Of course right then all I thought was, “I didn’t get the job.” We drove back home through the blizzard and I told my brother I didn’t think I had done that well. But when I got home there was an email waiting for me! It said “We felt you were a really good fit for this company because of the way you dance and your personality. Again, it’s really early but let’s stay in touch for the next 5 months.”
I was freaking out! So excited. It was the longest waiting period. I went back to Providence and I didn’t tell anybody because it wasn’t worth making a big deal about it if it wasn’t going to happen. Amy emailed me in April to tell me they were still considering me for the company. She asked if there was any way I could come back and audition. I said, “I really can’t because I’m in the middle of performances. I can give you a video or anything you need.”
She said, “Okay. I have a weird question. Do you know how to tap?”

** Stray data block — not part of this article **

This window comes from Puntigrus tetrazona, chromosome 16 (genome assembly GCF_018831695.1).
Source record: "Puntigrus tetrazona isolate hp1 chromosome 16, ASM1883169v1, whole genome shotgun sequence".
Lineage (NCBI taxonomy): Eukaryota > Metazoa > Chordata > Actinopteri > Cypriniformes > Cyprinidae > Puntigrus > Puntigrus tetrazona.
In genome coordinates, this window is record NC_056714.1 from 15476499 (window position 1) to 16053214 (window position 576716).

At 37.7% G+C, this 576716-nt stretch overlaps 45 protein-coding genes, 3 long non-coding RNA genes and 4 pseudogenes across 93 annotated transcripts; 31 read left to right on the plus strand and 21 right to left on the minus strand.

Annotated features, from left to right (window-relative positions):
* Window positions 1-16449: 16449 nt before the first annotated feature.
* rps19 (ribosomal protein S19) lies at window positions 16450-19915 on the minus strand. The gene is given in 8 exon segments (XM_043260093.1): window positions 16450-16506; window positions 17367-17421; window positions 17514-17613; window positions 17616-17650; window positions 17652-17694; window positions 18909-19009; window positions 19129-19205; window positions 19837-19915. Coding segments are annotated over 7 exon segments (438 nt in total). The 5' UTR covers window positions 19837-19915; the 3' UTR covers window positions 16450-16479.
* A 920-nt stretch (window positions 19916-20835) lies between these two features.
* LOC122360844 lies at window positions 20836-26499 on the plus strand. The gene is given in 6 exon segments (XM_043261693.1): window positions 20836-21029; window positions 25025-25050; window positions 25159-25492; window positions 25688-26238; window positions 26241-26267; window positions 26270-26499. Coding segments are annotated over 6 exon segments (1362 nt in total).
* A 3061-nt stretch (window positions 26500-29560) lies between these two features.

I knew that Smuin tapped. It’s a thing. I said, “Well, I haven’t tapped since I was twelve, but when I was twelve I was pretty good.” I made a video with my friend Christine in this little tiny studio…I hadn’t tapped in so long I didn’t even have tap shoes–I just borrowed them.
They called me two days later and offered me a position. The first thing I said was, “It was my tap video, wasn’t it?” (laughs). They still have that video!
Erica in Smuin’s Carmina Burana. Partnered by Wes Krukow. Photo by Keith Sutter
Describe your two favorite career high points.
In Festival ballet we did Rodeo and I got to be the cowgirl. That was such an amazing mesh of my childhood and my love for horseback riding and my love for ballet. When I was kid it was one or the other; I could never do both. I love those character roles–love to make the audience laugh playing a role like that, carrying it on through the ballet.